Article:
Back in March I wrote about the Small Vessel Cooperative Tracking project that the Department of Homeland Security (DHS) entered into the Small Business Innovation Research (SBIR) program. Essentially, a DHS department called the Port and Coastal Surveillance Improvement Project (PCSI) sought out an innovative way to persuade boaters to voluntarily submit their ID’s and tracks so that various law enforcement agencies would have better situational awareness. Well, today I get to tell you about the idea that was awarded the SBIR phase two grant of about $500,000. We won’t see the results for many months yet, and there are more acronyms involved in thoroughly understanding the concept, but I think Class E AIS will eventually be a huge advance in boating safety and enjoyment…

Greening Gizmo, 17 amps of solar panel! 26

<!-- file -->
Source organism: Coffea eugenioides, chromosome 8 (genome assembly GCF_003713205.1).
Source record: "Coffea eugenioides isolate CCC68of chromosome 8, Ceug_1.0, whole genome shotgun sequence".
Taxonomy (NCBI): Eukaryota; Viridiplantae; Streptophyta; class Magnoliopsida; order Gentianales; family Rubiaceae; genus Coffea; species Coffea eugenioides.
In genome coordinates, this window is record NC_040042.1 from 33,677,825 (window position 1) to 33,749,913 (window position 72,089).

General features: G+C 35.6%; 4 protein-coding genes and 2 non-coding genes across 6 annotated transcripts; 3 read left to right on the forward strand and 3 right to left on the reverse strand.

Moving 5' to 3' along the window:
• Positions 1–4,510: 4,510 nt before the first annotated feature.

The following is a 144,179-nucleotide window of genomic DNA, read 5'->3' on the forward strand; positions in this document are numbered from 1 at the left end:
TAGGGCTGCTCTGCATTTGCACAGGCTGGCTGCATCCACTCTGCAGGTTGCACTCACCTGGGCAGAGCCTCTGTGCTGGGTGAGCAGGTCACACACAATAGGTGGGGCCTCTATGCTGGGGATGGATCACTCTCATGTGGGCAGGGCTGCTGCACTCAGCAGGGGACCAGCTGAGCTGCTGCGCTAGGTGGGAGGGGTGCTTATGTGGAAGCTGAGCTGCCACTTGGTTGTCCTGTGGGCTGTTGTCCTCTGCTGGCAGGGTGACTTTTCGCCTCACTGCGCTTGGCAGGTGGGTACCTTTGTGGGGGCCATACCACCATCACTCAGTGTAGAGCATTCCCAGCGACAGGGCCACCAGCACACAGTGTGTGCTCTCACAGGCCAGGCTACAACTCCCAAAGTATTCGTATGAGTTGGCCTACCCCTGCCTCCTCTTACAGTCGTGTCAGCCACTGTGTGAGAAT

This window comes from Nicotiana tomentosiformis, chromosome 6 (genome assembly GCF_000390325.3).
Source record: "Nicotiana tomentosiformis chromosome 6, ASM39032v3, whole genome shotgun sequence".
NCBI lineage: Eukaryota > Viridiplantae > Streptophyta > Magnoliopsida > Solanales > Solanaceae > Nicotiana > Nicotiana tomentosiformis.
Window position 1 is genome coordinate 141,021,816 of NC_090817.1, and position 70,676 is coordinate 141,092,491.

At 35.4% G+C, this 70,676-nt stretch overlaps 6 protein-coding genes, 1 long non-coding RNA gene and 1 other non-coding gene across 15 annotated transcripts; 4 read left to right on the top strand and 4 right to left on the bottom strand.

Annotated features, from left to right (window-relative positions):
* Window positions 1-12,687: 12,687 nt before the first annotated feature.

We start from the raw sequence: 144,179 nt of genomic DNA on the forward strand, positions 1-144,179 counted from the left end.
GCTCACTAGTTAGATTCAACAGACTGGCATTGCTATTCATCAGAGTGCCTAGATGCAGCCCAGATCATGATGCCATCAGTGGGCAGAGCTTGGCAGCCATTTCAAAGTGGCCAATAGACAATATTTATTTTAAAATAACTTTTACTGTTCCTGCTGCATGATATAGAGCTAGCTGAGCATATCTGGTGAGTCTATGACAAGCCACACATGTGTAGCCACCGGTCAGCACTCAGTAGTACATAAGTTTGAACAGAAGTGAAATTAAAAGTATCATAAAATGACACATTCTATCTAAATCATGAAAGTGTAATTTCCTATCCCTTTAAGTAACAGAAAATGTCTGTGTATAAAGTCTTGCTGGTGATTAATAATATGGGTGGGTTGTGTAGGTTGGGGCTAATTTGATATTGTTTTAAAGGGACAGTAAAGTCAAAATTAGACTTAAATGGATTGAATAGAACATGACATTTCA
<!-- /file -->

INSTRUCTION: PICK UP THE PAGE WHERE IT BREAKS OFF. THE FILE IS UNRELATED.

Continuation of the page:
Greening Gizmo, 17 amps of solar panel!

Blue Sky IPN remote 17 amps on Gizmo cPanboJPG.jpg

Happy day! You may recall that I planned to put solar panels on Gizmo last summer, but in fact I didn’t know what to expect in terms of output or even if that output would support my Sea Frost refrigeration system. Well, wow, you’re looking at 17.3 amps of solar juice at around local apparent noon today, and I’m seeing 12 amps as I write this four hours later. And though I’ve been running all sorts of gear all day, and the refrigeration for two days, the battery bank is at 12.6v, which is a healthy number I rarely see unless I’ve just been out cruising. I’m thinking of having a cold beer to celebrate!…

NautiCloud, 2 Ubiquiti Bullets = high power WiFi contender? 32

NautiCloud, 2 Ubiquiti Bullets = high power WiFi contender?